New York and London’s financial markets have spent many decades building up their reputations as bastions of corporate governance, financial accountability and investor protection. Will these hard-earned reputations survive intact should the Saudi Aramco Initial Public Offering (IPO) go ahead?
The reported IPO of Saudi Aramco on either the London Stock Exchange (LSE) or New York Stock Exchange (NYSE) is shaping up to be both the largest and most controversial public transaction in history.
As New York and London do battle to offer a home to the Saudi State oil company, believed to be valued at an eye-popping $2 trillion (that is trillion!), there is more at stake for the parties concerned than mere bragging rights. The successful exchange could very well have a poisoned chalice on its hands. They must each ask themselves, is it worth it?
In order to facilitate this monster deal, one of these revered stock exchanges would have to water-down significantly its listing rules to accommodate the oil giant. Stock exchange rules in London, for example, normally require companies to have at least 25% of its shares available to the public (free float), as well as tough corporate governance tests and accounting practices complying with the highest international standards. The reason for this is that companies with Premium Listings and those seeking eligibility to the revered FTSE 100 club, or the S&P 500 in New York, automatically enter into the portfolios of index tracker funds and other investment funds that contain a spread of high quality public market investments. In other words, pension funds, retirement funds and other investment portfolios affecting millions of ordinary Britons or Americans will automatically hold Saudi Aramco shares. The rules are therefore in place for good reason, to protect us all from holding shares inadvertently in companies that don’t meet the required standards. The rules are similar, if more stringent, in New York.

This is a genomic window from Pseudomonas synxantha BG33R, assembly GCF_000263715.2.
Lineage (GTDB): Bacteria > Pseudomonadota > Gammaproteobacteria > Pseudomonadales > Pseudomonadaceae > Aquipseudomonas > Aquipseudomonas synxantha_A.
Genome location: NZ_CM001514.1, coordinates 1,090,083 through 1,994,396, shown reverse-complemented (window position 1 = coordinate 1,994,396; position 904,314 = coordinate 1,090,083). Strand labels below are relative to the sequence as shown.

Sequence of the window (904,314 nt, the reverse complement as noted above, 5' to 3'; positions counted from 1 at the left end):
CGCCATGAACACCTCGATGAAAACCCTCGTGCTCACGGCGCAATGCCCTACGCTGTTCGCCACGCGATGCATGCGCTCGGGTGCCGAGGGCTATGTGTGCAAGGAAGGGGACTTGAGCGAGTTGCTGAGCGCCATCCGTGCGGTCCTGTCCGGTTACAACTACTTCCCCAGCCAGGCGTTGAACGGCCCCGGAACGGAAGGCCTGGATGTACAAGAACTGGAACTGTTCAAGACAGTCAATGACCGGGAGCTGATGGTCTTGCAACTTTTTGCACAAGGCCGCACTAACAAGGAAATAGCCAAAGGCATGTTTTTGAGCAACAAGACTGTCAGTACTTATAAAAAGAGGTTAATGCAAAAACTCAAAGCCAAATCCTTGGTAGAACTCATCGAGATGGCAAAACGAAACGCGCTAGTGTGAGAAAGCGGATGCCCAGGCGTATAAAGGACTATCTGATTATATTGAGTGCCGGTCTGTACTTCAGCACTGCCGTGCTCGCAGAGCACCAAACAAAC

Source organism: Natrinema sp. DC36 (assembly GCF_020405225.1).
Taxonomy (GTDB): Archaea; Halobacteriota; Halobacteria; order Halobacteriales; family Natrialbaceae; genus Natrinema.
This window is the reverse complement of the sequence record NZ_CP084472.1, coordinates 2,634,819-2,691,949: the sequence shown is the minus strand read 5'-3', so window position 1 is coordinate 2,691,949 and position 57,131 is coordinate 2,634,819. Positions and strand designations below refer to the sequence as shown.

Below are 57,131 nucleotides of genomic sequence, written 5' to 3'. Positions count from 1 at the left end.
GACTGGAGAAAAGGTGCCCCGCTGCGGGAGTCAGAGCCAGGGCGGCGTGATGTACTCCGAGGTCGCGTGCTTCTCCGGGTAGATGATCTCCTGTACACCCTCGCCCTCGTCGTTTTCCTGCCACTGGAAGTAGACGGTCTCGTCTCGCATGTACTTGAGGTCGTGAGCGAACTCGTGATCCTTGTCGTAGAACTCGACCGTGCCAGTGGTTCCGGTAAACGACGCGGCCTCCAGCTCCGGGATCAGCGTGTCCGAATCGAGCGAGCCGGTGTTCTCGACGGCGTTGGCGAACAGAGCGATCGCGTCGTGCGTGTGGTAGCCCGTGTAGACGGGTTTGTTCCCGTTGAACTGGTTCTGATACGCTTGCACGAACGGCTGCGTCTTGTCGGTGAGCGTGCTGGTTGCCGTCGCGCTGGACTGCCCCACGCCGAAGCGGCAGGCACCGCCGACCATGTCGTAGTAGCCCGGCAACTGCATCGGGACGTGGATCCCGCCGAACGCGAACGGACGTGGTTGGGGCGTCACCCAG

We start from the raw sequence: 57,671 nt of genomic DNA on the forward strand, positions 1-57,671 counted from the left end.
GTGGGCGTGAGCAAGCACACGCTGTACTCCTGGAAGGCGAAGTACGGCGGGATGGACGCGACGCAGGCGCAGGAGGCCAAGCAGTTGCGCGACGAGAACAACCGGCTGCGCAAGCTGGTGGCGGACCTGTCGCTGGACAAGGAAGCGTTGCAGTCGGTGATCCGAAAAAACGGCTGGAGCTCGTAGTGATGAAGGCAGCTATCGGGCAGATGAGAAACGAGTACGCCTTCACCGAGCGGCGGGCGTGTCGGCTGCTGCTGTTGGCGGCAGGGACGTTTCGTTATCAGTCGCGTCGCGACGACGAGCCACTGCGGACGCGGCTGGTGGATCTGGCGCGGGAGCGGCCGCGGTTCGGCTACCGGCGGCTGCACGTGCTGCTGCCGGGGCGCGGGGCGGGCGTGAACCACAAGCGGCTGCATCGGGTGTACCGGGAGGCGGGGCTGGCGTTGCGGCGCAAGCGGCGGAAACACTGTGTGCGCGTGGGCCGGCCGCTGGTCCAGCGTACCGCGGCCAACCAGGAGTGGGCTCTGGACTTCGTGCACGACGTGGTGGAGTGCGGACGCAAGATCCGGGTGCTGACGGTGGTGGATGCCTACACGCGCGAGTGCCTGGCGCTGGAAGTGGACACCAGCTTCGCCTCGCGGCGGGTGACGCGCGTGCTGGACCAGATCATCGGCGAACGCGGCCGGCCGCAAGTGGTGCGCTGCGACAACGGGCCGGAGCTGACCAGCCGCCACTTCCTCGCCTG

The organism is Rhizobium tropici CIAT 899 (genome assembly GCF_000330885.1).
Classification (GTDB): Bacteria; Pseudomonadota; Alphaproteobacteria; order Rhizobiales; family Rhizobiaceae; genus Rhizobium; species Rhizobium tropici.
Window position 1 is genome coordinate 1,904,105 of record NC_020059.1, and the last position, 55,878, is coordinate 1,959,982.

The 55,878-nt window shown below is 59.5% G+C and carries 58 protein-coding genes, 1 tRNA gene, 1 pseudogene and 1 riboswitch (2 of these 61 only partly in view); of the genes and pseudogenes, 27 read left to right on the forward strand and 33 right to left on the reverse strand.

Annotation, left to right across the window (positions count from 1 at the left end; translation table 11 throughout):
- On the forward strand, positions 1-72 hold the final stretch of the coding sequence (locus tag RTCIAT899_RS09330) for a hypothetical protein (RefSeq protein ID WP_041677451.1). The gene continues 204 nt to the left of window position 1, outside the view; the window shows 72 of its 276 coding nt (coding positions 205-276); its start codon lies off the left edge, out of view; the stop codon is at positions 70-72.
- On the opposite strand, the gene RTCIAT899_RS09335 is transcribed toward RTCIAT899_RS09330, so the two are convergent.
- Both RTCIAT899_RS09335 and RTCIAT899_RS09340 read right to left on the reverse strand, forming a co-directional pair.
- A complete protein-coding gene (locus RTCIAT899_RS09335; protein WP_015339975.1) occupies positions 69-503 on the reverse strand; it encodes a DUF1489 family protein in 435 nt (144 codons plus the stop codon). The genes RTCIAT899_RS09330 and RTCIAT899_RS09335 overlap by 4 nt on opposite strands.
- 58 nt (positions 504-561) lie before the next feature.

Once the red line is crossed and Aramco is allowed to breakthe rules, how long before other companies also try to gain entry without meeting the necessary criteria? It is already hard enough guaranteeing minority shareholder rights when the odds are stacked against the smaller investors. The London and New York stock exchanges are rightly seen today the world-over as by far the best places to invest in capital markets. How the Aramco situation is communicated by the chosen exchange could very well define its future.
Softening the rules may enable London or New York to win the battle for Aramco’s shares. However, there is a very real risk that if the public communication is handled poorly, and too many concessions are made for the sake of short term profit, it will be a pyrrhic victory. One that could do a huge amount of damage to the victorious exchange’s long term credibility.
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